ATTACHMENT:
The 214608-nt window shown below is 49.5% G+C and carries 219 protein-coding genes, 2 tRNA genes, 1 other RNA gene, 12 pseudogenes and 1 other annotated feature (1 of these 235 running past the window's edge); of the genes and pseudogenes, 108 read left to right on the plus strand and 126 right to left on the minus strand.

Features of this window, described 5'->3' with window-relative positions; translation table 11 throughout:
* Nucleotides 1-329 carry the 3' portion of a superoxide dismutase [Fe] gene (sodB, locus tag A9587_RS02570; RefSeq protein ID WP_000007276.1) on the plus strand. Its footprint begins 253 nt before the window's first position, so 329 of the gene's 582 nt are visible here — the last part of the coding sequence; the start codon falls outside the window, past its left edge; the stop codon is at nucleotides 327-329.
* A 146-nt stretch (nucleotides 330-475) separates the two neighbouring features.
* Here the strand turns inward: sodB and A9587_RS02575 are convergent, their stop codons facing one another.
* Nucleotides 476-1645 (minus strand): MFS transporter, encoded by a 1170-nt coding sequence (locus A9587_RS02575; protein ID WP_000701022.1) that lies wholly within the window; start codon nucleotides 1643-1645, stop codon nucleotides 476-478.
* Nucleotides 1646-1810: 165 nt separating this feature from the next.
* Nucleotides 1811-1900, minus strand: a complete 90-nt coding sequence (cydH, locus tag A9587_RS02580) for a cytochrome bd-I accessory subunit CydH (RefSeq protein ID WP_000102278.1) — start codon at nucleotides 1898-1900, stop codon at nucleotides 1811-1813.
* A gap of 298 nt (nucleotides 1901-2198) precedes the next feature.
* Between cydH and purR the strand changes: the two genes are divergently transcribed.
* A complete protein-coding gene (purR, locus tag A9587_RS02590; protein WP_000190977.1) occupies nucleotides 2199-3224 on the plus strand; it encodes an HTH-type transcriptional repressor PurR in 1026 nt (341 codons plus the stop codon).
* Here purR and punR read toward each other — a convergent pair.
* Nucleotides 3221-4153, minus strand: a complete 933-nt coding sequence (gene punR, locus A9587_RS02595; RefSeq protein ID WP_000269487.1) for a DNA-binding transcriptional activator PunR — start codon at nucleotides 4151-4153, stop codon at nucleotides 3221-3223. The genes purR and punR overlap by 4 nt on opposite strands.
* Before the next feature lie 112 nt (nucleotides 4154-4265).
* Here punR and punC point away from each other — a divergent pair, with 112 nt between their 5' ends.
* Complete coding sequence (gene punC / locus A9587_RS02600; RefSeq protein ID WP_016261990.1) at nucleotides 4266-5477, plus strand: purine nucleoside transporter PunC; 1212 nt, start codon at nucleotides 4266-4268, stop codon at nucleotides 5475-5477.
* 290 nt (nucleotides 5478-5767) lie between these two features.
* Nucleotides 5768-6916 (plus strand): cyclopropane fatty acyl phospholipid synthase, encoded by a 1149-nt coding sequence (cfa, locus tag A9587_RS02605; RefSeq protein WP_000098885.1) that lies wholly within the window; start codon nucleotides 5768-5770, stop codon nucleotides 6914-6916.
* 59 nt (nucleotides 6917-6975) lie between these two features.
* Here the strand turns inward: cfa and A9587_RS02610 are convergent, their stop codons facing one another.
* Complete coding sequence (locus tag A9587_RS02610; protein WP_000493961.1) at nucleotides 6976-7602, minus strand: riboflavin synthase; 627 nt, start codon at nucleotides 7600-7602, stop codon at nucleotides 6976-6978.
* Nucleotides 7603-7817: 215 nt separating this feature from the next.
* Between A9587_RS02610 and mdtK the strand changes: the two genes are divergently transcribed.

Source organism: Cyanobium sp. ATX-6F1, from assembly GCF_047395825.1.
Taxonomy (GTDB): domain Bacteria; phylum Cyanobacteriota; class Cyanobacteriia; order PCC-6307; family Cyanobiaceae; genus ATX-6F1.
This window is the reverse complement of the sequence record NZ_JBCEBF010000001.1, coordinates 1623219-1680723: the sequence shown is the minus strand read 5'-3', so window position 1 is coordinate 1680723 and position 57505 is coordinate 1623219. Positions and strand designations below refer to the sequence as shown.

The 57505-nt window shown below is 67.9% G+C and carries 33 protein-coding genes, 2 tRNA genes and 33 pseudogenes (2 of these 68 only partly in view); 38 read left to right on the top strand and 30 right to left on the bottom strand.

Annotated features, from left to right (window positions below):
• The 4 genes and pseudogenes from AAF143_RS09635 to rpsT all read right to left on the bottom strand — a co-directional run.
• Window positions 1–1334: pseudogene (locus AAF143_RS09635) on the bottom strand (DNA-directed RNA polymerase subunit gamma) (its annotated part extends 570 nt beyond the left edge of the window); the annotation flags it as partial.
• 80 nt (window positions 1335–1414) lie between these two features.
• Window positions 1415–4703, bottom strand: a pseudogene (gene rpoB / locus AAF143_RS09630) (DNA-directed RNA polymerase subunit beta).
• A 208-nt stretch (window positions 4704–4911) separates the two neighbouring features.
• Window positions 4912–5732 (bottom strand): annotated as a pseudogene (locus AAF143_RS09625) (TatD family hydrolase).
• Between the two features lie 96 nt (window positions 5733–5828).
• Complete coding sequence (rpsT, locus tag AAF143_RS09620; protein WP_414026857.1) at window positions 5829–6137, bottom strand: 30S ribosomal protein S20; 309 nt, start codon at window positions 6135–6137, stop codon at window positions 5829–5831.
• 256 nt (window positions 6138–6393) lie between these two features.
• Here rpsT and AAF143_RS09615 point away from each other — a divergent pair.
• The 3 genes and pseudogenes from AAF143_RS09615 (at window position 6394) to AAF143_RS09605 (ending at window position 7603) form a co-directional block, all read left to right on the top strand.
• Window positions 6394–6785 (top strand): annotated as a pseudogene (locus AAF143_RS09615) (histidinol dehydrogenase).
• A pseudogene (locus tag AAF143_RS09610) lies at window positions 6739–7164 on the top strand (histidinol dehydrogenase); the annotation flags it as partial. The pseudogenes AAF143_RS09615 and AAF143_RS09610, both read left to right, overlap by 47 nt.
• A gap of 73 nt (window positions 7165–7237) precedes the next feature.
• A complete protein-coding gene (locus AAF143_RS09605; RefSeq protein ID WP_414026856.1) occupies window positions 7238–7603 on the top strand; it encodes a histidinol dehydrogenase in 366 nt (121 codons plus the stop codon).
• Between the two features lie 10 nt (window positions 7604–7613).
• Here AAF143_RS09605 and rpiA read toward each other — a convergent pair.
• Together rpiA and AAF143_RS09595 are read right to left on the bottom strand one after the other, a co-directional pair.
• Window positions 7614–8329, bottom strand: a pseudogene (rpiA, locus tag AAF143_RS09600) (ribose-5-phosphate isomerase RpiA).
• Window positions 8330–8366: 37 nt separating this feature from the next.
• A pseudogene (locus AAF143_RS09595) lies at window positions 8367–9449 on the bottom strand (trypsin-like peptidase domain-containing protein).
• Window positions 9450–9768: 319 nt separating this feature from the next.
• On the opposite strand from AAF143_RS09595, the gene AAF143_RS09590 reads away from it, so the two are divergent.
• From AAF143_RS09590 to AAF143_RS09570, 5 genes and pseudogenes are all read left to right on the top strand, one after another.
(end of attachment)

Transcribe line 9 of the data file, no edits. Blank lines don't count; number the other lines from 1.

* A gap of 298 nt (nucleotides 1901-2198) precedes the next feature.